From The New York Times:
Michael R. Bloomberg, the Wall Street mogul whose fortune catapulted him into New York’s City Hall, has set another staggering financial record: He has now spent more of his own money than any other individual in United States history in the pursuit of public office.
Newly released campaign records show the mayor, as of Friday, had spent $85 million on his latest re-election campaign, and is on pace to spend between $110 million and $140 million before the election on Nov. 3.
That means Mr. Bloomberg, in his three bids for mayor, will have easily burned through more than $250 million — the equivalent of what Warner Brothers spent on the latest Harry Potter movie.
The sum easily surpasses what other titans of business have spent to seek state or federal office. New Jersey’s Jon S. Corzine has plunked down a total of $130 million in two races for governor and one for United States Senate. Steve Forbes poured $114 million into his two bids for president. And Ross Perot spent $65 million in his quest for the White House in 1992 and $10 million four years later.
Mr. Bloomberg has used his wealth, estimated at $16 billion, to establish what appears to be insurmountable financial dominance in the race.
He has spent at least 14 times what his Democratic rival in the race, William C. Thompson Jr., has: $6 million.
Since late September, the pace of Mr. Bloomberg’s spending has drastically accelerated: He is now sending nearly $1 million a day into the city’s economy. The bulk of the money is devoted to advertising on television, radio and the Web, but much of it bankrolls a first-class approach to parties, snacks and travel.
The campaign has spent $322,521 on food, $293,953 on transportation, $176,066 on furniture and $39,858 on parking.
With more than 100 employees, his campaign now has a staff larger than 97 percent of all businesses in New York City. And his political operation has become a one-man economic stimulus program, buying $8,892 worth of pizza from Goodfellas Brick Oven Pizza on Staten Island and in the Bronx. The company had suffered a big drop in business since the start of the recession.
Squier Knapp Dunn, the media company responsible for the mayor’s television ads, has taken in $48,313,776. While most of that money pays for TV time, media companies typically receive fees of about 15 percent.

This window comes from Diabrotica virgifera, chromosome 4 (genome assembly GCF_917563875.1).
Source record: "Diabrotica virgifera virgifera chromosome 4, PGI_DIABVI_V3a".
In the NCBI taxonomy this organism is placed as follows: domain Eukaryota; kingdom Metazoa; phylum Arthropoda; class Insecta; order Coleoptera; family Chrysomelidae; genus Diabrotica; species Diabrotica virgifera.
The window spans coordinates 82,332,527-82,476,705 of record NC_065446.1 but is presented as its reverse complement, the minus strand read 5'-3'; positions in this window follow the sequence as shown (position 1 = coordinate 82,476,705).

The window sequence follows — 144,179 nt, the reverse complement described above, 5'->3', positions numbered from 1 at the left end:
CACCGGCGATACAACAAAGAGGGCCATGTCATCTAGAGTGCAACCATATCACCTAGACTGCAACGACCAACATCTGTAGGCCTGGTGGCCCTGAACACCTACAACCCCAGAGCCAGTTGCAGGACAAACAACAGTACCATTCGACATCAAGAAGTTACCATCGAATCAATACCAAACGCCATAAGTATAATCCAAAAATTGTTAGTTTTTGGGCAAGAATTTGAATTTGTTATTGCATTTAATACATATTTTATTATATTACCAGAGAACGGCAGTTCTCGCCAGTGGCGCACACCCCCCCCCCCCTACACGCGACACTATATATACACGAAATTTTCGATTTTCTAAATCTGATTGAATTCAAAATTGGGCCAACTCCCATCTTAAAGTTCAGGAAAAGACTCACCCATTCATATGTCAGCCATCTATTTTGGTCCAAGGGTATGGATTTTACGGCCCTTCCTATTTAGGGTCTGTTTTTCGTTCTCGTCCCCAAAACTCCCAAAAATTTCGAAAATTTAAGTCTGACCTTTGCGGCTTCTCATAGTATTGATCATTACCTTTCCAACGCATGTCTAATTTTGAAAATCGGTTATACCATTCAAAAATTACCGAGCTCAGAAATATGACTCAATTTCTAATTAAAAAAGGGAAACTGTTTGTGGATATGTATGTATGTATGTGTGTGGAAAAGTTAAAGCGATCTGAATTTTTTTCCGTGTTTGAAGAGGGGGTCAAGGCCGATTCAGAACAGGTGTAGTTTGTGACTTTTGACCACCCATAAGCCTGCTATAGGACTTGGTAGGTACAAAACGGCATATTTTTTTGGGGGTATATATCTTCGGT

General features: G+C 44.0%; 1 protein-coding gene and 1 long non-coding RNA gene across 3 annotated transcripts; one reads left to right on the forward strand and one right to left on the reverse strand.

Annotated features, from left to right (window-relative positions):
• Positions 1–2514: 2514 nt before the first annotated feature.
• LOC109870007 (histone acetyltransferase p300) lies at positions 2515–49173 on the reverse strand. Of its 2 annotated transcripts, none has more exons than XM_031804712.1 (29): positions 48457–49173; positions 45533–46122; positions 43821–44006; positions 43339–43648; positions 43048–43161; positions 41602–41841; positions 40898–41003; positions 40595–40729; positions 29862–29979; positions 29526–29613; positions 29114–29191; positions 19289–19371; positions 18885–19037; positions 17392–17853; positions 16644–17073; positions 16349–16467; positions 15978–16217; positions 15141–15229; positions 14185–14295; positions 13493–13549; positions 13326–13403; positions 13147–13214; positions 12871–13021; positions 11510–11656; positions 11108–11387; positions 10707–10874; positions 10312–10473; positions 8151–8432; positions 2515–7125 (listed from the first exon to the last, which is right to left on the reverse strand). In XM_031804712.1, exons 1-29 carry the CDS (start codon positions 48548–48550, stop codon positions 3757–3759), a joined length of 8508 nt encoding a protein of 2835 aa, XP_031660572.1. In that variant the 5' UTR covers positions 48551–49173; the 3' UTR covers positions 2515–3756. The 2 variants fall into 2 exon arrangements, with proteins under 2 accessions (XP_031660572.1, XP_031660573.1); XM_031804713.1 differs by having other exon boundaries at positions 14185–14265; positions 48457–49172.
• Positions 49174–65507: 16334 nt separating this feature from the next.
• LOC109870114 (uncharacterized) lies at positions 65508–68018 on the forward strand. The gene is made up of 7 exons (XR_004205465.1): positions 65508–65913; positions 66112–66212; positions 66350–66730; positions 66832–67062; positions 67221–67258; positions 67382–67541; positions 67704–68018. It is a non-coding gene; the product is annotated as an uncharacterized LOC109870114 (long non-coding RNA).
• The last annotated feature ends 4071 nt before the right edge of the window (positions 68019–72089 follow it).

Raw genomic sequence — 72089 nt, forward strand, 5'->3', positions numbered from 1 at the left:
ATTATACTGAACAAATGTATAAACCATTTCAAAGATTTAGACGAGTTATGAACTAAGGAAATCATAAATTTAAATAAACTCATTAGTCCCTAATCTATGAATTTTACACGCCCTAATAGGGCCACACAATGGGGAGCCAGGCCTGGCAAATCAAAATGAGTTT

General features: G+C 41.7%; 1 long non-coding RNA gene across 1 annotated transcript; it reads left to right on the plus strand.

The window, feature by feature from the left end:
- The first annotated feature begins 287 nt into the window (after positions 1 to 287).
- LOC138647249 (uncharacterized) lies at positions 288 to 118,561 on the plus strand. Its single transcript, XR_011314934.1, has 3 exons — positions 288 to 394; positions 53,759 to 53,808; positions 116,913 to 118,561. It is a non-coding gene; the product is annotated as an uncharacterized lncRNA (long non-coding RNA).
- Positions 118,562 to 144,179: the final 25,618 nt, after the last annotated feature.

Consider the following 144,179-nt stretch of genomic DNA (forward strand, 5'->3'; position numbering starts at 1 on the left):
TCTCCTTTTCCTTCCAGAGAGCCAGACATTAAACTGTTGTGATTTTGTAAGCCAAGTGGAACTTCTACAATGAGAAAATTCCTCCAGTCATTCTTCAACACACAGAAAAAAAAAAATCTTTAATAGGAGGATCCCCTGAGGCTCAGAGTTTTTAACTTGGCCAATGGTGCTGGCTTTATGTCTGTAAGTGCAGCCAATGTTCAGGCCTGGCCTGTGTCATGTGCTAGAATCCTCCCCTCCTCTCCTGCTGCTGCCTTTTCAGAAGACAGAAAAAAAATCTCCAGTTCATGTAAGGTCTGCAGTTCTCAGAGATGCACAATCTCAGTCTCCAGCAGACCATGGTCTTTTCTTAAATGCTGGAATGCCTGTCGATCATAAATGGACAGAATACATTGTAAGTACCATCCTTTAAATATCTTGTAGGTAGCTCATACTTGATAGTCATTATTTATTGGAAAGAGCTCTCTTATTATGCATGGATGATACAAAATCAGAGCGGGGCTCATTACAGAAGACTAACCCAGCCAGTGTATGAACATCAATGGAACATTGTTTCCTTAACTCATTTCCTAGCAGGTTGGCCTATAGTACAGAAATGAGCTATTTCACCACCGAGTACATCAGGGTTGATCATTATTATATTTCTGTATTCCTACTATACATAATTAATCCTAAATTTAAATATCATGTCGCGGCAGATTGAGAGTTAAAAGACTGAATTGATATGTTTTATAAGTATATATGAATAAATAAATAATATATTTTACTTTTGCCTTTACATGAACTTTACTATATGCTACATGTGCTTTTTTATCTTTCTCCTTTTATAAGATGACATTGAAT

The spending has drawn howls of protest from good-government groups and advocates of campaign finance reform. In interviews, several said, angrily, that the mayor’s decisions to rewrite New York City’s term limits law and then spend wildly to secure re-election, have undermined democratic principles.
“Whether Bloomberg wins or loses, the toxic combination of mega-spending and crass use of his office to bypass the voters on term limits will always be a stain on his mayoralty,” said Gene Russianoff, staff attorney for the New York Public Interest Research Group.
A spokesman for Mr. Bloomberg’s campaign, Howard Wolfson, defended the spending, saying, “Voters in this race have a choice between one candidate who is independent and doesn’t take a dime from special interests and another who practices politics as usual.”
Mr. Thompson, a Democrat, has had the unenviable task of trying to raise money in the middle of a deep recession, when many voters already assume that Mr. Bloomberg will prevail.
The newly released records show that Mr. Bloomberg is handsomely rewarding top aides who take leaves from their City Hall posts to join the campaign. His first deputy mayor, Patricia E. Harris, is earning about $28,000 a month. It is a healthy raise: At City Hall, she made about $21,000 a month.
The mayor also typically showers the aides with additional bonuses after Election Day.
All that money shows how far Mr. Bloomberg has come, wealth-wise. His campaign spending this year will nearly equal what his boyhood hometown of Medford, Mass., population 55,000, devotes to its annual budget.